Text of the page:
In both, we have the rich, self-made, hard-charging shoe company executive ('Douglas King' vs. 'Kingo Gondo') who, because of a conflict with other directors of his firm, engineers a behind-the-scenes financial coup in which he corners a majority interest in the company's shares. In order to do this, he has had to secretly borrow and mortgage himself to the hilt --- almost every penny he has is invested in this bold bid for power. At the moment of consummation, however, he receives a telephone call saying his son has been kidnapped, in response to which he immediately pledges the money he has just accumulated, knowing full-well it means personal ruin for him. In both stories, it turns out the kidnapper has snatched the wrong boy, taking the chauffeur's son instead. In both, King/Gondo's first reaction is relief, followed by a furious refusal to pay. And in both, it is his wife who functions as the voice of conscience, telling him that even though it is not his son, he still must pay.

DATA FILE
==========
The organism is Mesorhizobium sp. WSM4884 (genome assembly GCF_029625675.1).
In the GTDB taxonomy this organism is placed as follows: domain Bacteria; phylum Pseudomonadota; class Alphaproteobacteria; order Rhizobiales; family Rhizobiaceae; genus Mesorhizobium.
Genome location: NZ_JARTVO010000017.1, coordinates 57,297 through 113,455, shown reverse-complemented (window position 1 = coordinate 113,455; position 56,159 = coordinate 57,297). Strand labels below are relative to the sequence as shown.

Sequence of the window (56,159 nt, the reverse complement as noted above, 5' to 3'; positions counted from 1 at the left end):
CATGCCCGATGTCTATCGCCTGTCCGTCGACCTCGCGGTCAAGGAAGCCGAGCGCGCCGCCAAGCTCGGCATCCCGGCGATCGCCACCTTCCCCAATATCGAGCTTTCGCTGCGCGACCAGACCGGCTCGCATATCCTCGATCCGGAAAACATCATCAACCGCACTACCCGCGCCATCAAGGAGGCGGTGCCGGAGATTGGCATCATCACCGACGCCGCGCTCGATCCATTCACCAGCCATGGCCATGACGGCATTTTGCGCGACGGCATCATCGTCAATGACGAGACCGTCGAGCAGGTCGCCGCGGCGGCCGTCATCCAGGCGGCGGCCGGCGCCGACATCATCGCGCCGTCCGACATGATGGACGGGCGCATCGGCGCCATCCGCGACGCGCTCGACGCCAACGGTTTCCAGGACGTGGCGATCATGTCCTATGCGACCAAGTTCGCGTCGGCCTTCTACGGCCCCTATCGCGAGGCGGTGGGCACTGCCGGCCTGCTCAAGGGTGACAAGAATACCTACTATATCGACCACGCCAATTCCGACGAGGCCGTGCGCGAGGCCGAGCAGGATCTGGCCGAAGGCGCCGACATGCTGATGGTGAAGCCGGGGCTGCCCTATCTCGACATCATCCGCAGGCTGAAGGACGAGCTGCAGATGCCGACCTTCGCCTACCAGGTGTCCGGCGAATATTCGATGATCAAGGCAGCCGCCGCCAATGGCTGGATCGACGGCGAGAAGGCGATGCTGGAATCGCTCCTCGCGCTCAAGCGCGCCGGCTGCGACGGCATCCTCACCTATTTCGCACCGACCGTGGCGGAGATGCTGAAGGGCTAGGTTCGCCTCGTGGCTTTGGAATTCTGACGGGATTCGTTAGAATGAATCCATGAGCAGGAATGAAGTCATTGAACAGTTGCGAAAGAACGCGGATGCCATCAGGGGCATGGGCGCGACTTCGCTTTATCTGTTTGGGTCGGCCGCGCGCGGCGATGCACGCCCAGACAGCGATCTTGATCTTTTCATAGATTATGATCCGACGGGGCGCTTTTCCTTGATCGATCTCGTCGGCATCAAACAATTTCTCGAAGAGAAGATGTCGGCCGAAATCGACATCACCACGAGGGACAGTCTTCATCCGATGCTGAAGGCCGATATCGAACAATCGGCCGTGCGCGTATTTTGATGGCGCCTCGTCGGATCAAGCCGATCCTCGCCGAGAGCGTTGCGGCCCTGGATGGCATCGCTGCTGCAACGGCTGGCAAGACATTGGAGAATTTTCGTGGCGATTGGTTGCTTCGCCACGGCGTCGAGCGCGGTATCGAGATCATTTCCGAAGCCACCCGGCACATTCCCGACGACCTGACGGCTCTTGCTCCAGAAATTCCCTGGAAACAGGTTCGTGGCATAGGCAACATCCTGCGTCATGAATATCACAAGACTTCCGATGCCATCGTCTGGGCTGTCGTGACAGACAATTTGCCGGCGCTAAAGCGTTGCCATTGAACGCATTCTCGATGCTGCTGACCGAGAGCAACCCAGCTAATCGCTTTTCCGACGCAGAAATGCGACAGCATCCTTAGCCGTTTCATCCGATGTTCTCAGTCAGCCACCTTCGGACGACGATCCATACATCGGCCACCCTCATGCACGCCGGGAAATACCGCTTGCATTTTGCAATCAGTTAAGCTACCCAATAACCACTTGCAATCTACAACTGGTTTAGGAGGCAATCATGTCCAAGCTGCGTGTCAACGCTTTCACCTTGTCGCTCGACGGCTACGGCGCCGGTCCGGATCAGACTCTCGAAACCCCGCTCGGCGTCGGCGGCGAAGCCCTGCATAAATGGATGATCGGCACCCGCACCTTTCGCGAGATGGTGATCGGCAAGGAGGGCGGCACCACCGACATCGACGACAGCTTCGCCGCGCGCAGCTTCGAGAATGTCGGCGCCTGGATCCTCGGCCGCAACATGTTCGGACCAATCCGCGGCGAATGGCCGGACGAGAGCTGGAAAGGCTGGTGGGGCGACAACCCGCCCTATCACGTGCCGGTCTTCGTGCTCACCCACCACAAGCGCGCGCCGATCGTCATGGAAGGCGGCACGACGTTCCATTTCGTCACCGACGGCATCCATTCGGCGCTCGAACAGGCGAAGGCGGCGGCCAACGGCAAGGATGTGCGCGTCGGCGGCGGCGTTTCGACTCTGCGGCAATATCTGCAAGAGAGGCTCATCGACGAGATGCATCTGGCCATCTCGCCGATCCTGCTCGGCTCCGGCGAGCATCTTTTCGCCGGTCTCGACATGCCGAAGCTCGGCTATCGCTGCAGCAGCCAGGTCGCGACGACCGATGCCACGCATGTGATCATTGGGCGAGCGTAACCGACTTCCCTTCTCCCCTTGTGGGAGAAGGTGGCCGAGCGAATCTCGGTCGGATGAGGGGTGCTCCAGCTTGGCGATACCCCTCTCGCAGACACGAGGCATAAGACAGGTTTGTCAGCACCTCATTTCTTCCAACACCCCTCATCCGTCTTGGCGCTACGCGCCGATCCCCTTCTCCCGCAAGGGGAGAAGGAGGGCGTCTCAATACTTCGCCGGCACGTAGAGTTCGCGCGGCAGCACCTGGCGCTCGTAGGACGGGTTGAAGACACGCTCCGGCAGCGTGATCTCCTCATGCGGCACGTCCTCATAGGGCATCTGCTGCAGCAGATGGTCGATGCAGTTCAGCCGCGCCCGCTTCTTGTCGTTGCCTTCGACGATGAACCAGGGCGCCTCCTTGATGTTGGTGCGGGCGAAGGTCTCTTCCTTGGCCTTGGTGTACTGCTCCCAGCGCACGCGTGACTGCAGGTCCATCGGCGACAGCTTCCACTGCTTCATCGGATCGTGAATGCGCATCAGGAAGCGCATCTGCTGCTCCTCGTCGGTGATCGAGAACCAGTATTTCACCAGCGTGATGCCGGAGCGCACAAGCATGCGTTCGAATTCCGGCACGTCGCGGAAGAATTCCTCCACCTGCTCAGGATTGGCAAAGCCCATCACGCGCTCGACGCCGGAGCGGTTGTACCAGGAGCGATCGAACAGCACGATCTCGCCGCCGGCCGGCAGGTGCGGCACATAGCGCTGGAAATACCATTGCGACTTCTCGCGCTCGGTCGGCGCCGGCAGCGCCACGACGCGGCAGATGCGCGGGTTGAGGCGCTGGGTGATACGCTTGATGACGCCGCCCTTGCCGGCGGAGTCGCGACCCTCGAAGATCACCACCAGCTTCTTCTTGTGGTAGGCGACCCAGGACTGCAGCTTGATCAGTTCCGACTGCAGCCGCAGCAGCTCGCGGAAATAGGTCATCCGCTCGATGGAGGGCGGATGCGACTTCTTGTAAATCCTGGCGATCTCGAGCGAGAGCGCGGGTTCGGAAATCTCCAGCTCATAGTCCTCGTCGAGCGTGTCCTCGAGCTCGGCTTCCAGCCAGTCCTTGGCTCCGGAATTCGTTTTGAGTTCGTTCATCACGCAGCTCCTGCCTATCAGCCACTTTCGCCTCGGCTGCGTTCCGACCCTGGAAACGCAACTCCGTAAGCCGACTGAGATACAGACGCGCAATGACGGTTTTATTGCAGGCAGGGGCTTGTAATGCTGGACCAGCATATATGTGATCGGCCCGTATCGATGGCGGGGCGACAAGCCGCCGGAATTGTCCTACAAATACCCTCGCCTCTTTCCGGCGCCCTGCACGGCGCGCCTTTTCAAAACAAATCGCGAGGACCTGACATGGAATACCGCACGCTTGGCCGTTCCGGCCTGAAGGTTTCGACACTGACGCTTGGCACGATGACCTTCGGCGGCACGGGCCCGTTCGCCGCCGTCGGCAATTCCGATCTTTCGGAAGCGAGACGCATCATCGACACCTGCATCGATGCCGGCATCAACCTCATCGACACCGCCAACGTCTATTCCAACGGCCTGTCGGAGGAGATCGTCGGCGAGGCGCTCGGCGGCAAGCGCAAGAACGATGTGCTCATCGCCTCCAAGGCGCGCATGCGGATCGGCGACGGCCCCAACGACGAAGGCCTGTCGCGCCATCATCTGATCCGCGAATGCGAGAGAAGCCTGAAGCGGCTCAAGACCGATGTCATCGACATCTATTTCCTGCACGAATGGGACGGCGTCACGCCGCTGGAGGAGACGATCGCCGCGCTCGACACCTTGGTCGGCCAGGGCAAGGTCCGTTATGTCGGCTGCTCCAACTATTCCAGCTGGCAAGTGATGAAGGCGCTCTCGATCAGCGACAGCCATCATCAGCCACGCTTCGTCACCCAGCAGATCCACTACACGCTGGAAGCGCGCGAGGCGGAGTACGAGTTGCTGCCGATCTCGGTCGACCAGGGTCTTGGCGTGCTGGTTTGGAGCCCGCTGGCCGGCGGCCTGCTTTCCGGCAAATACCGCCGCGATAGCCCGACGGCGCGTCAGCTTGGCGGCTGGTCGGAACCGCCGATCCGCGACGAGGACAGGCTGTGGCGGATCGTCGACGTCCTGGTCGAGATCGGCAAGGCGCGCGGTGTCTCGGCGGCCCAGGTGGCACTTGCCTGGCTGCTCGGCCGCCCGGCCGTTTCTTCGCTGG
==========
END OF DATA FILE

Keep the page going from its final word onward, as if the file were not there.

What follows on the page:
But from this point on we start to see quite marked differences.
In King's Ransom, there is a trio of kidnappers, two men and a woman --- low-life semi-professional criminals who have teamed up and committed the crime solely for the money: they have no particular personal grudge against King. In High and Low, by contrast, the crime is committed by a pathological loner, a medical intern at a nearby hospital, who becomes obsessed with the class differences which keep him in his low-paid and squalid 'hell', while Mr Gondo lives in the splendor and comfort of his 'heavenly' mansion on the hills above. This kidnapper, Takeuchi, does have two accomplices, but they are completely nameless and faceless tools: people he uses for his purposes, then discards --- both are heroin addicts he has picked up off the streets of Yokohama, and, using his medical knowledge and access to heroin, arranges their death by overdose after their work is done.